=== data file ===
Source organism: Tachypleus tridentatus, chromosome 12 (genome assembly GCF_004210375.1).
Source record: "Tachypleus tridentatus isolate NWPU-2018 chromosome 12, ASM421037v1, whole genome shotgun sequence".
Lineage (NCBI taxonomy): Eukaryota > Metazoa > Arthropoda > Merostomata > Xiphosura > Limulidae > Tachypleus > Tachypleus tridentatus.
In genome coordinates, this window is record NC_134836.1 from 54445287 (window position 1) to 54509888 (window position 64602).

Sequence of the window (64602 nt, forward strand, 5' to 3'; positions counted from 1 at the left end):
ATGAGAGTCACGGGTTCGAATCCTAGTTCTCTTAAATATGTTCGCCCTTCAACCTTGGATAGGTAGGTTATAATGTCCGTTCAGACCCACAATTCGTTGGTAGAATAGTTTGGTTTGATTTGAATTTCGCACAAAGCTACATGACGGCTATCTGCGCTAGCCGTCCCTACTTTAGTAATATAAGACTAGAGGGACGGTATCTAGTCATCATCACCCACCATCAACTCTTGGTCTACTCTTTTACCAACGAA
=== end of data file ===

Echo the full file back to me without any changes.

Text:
Source organism: Tachypleus tridentatus, chromosome 12 (genome assembly GCF_004210375.1).
Source record: "Tachypleus tridentatus isolate NWPU-2018 chromosome 12, ASM421037v1, whole genome shotgun sequence".
Lineage (NCBI taxonomy): Eukaryota > Metazoa > Arthropoda > Merostomata > Xiphosura > Limulidae > Tachypleus > Tachypleus tridentatus.
In genome coordinates, this window is record NC_134836.1 from 54445287 (window position 1) to 54509888 (window position 64602).

Sequence of the window (64602 nt, forward strand, 5' to 3'; positions counted from 1 at the left end):
ATGAGAGTCACGGGTTCGAATCCTAGTTCTCTTAAATATGTTCGCCCTTCAACCTTGGATAGGTAGGTTATAATGTCCGTTCAGACCCACAATTCGTTGGTAGAATAGTTTGGTTTGATTTGAATTTCGCACAAAGCTACATGACGGCTATCTGCGCTAGCCGTCCCTACTTTAGTAATATAAGACTAGAGGGACGGTATCTAGTCATCATCACCCACCATCAACTCTTGGTCTACTCTTTTACCAACGAA